CITY HALL — Mayor Michael Bloomberg revealed Monday that he knows exactly who he wants to succeed him as mayor in 2014 — but he refused to spill the beans.
"I'm certainly going to vote, and I know who I'm going to vote for," he said during a press conference at the Queens Hospital Center, where he announced a plan to force retailers to keep cigarettes out of site.
“I made up my mind a while ago. But I still listen to everybody," he said.
Still, Bloomberg continued to play coy, refusing to reveal his pick.
“Am I going to tell you? No," he said, after being pressed for an answer by reporters.
The revelation came in response to a question about Twitter founder Jack Dorsey, who said during a 60 Minutes interview that aired Sunday night that he might want to run for mayor of the city one day.
Bloomberg said he thought it was likely too late for anyone new to join the race, but said that he was generally happy with the field — despite reports to the contrary.
"I mean, I think that there’s a real choice out there," he said. "The candidates are starting to say what they stand for, whether they’re in favor of improving our schools, whether they’re in favor of keeping us safe, whether they’re in favor of keeping businesses from fleeing the city or not.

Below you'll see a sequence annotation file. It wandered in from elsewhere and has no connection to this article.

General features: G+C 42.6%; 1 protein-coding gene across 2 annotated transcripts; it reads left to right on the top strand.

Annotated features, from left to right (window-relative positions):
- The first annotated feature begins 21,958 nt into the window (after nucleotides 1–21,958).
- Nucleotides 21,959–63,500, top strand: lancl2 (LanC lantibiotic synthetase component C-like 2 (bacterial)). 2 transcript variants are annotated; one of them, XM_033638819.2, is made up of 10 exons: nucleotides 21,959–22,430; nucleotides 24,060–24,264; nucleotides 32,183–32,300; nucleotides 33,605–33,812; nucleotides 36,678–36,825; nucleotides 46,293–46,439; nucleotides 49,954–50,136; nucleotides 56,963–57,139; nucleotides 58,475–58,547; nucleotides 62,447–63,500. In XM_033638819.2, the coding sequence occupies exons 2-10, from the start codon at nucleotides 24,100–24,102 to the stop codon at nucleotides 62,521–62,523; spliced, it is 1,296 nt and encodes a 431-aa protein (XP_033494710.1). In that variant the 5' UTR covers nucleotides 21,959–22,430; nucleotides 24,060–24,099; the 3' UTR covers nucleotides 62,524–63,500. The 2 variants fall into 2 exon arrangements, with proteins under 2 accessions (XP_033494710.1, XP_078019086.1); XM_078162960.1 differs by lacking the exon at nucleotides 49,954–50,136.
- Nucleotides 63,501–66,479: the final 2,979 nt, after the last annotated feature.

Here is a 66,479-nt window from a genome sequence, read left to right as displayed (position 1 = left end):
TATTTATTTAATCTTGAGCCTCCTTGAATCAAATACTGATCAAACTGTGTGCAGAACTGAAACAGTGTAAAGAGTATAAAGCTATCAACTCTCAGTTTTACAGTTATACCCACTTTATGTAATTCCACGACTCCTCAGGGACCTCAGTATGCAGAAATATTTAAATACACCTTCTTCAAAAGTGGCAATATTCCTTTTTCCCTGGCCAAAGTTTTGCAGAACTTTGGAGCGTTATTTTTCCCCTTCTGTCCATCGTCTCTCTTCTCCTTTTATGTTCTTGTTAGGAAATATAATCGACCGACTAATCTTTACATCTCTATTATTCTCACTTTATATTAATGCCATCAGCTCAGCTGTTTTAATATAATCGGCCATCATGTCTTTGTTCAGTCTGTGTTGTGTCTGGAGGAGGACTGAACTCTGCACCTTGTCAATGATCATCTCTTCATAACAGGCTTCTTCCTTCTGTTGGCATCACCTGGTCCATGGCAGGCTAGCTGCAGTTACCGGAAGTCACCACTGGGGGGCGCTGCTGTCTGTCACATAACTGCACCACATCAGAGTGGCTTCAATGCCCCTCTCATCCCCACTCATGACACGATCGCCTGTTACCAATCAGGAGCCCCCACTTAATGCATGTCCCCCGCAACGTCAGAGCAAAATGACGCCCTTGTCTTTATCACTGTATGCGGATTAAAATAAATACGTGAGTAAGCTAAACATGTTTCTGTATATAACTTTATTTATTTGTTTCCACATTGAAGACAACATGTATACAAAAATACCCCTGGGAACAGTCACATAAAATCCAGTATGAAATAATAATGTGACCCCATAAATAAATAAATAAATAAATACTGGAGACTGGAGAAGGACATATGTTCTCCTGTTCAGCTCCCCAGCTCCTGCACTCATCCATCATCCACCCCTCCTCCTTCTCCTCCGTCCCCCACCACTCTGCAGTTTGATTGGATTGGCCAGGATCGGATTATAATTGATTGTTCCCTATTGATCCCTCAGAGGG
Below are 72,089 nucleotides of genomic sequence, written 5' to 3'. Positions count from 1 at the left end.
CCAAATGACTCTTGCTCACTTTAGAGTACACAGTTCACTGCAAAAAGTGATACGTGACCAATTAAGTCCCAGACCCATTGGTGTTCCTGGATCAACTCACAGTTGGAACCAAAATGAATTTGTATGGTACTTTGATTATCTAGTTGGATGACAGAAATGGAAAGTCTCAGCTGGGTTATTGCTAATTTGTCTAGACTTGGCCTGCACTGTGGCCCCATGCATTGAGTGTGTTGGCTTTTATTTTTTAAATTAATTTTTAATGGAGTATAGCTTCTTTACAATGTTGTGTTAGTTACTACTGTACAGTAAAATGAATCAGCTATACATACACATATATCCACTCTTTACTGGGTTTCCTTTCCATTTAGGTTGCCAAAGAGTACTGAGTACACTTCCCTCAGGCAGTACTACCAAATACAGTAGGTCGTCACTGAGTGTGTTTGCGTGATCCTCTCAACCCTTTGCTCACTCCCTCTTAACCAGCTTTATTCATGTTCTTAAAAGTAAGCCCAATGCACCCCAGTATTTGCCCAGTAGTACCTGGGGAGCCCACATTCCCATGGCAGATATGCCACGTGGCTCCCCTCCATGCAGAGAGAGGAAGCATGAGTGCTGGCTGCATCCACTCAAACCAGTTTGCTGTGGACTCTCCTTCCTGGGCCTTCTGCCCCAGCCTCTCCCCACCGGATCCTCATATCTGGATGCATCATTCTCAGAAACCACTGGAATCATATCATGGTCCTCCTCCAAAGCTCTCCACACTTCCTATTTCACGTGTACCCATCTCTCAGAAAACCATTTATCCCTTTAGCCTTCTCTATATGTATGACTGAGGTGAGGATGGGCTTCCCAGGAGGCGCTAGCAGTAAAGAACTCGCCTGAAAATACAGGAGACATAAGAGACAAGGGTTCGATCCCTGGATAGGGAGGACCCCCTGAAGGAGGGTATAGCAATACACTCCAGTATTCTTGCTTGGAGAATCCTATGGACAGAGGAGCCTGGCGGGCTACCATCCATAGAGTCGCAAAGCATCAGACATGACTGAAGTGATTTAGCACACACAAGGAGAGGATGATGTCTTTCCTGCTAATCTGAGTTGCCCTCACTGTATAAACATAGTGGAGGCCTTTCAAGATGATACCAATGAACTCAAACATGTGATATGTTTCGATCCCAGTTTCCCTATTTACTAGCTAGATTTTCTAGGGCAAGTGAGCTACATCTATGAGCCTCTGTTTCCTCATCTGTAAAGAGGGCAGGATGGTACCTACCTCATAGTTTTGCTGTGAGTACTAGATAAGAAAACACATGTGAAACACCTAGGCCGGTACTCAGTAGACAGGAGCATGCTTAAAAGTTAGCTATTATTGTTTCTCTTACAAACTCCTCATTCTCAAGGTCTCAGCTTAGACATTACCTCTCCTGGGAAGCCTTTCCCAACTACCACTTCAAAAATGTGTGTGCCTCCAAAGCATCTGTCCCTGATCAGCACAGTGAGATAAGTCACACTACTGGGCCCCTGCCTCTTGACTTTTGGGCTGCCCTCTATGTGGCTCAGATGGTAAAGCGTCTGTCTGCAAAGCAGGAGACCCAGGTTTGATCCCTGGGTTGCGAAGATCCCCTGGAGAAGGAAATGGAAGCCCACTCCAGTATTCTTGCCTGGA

“It seems to me the choices are pretty obvious out there," he said, adding that he had yet to decide whether he would offer an official endorsement.
Of course, as an independent, Bloomberg won't be able to vote in the city's September primary, which is only open to party members — meaning he assumes that his chosen candidate will make it to the general election.
Bloomberg has repeatedly gone out of his way in recent months to praise Democratic City Council Speaker Christine Quinn, the early frontrunner who paved the way for his third term.
But his daughter recently contributed to former MTA Chairman Joe Lhota, the Republican frontrunner, leading to some speculation that he might share her views.